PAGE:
I guess I'm 6 years late to this topic, but have some info to add. First, the idea of using diodes in series with the motor will limit maximum speed, but it will also make the throttle knob unresponsive until it is turned up enough for voltage to overcome the drop across those diodes. For that reason, I did some testing with an AC transformer at track different voltages.
Attached is a chart of maximum speeds (in scale miles per hour) for the Diesel from a 6-84719 Santa Fe Super Chief set and an 0-8-0 Steam Engine from a 6-84725 Southern Pacific Rising Sun set. They are somewhat similar behavior from 14 VAC to 18 VAC with perhaps 16 VAC being the "sweet spot" for a nice top speed of 60 mph.
Also, I did current draw tests under different conditions for the two engines. Running at a moderate speed, the Diesel was 300 mA and the Steam engine 150 mA. Stalled at a moderate speed setting the Diesel was 700 mA and the Steam engine 450 mA. Stalled at the maximum speed setting the Diesel was 1500 mA and the Steam engine 1620 mA. Since the 36 watt "Wallpack" that comes with each set is 2 amps, it can easily handle both trains unless both were stalled at maximum speed settings.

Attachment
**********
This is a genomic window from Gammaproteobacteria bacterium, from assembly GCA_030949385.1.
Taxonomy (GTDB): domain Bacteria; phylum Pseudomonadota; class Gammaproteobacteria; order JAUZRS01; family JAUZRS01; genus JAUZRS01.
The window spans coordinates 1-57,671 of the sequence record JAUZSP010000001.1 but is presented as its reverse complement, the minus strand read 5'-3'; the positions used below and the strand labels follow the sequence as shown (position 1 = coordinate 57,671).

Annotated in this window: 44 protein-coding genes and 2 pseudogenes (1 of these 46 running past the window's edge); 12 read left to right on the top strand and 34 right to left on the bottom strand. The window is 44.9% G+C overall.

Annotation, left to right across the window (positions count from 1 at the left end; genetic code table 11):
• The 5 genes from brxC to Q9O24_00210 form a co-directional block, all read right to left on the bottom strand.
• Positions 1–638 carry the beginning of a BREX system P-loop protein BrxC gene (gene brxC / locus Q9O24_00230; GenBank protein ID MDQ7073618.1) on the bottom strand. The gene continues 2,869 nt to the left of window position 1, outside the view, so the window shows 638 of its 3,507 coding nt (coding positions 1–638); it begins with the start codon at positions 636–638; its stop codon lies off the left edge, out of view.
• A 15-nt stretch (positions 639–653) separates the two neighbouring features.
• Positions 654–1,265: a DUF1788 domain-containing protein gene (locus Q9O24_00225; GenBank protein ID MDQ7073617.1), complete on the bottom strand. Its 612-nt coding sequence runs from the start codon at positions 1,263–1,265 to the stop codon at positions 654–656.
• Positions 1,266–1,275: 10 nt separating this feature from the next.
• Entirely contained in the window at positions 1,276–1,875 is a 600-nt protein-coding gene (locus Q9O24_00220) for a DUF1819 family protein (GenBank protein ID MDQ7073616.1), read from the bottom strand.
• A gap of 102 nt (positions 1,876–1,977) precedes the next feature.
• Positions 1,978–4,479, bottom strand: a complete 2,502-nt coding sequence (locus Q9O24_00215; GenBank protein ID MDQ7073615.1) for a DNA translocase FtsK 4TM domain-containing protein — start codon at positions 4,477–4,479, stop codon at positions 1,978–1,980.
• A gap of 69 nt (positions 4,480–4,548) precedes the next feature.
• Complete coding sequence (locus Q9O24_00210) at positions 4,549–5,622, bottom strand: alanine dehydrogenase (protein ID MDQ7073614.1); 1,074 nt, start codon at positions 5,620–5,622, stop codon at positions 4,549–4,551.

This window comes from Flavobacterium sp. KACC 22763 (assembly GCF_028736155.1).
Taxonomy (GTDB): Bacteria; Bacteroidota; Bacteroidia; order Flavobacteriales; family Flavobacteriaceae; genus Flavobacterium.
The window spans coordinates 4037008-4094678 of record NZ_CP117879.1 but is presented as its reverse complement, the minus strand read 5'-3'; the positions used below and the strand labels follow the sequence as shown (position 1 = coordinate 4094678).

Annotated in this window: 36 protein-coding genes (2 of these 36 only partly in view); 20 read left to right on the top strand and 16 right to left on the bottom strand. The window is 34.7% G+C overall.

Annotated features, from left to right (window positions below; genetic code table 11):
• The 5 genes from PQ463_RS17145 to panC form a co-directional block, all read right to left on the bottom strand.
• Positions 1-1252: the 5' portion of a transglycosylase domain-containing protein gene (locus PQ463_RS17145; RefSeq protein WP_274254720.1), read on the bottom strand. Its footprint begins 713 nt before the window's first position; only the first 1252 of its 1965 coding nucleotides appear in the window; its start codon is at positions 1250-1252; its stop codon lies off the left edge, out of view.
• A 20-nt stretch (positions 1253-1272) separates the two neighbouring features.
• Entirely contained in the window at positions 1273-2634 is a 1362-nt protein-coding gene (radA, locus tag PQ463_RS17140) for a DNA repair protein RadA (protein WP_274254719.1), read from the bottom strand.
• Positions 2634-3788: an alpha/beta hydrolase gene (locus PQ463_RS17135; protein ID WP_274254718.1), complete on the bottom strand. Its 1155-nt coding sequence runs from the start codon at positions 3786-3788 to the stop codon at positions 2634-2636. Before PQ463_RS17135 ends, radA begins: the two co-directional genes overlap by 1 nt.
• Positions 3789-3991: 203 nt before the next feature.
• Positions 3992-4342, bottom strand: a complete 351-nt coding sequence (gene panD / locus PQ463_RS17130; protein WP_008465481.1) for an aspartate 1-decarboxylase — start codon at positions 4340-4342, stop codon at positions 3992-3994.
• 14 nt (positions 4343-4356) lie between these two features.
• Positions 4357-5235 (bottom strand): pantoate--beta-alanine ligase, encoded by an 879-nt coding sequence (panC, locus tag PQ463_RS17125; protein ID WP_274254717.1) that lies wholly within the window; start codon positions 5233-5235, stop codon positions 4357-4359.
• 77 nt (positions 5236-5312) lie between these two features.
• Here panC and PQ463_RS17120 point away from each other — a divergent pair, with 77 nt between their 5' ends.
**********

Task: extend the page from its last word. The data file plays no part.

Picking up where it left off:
The series diode scheme, instead of in the engine, might work fine in series with the Wallpack's fixed DC voltage to drop the track voltage. The Wallpack is DC so only one string of diodes would be needed (unlike with the motor where two strings are needed - for each direction). It would be best to use 3 amp diodes minimum. With trial and error the number of diodes desired could be determined and then hardwired. But a scheme could be set up using barrier block terminal strips with a diode between positions 1 and 2, another diode between 2 and 3, and so forth for as many possible voltage drops you might ever want. Then you can always have a number of places to connect the power wire to the track at different possible voltages each 0.6 VDC higher than the next.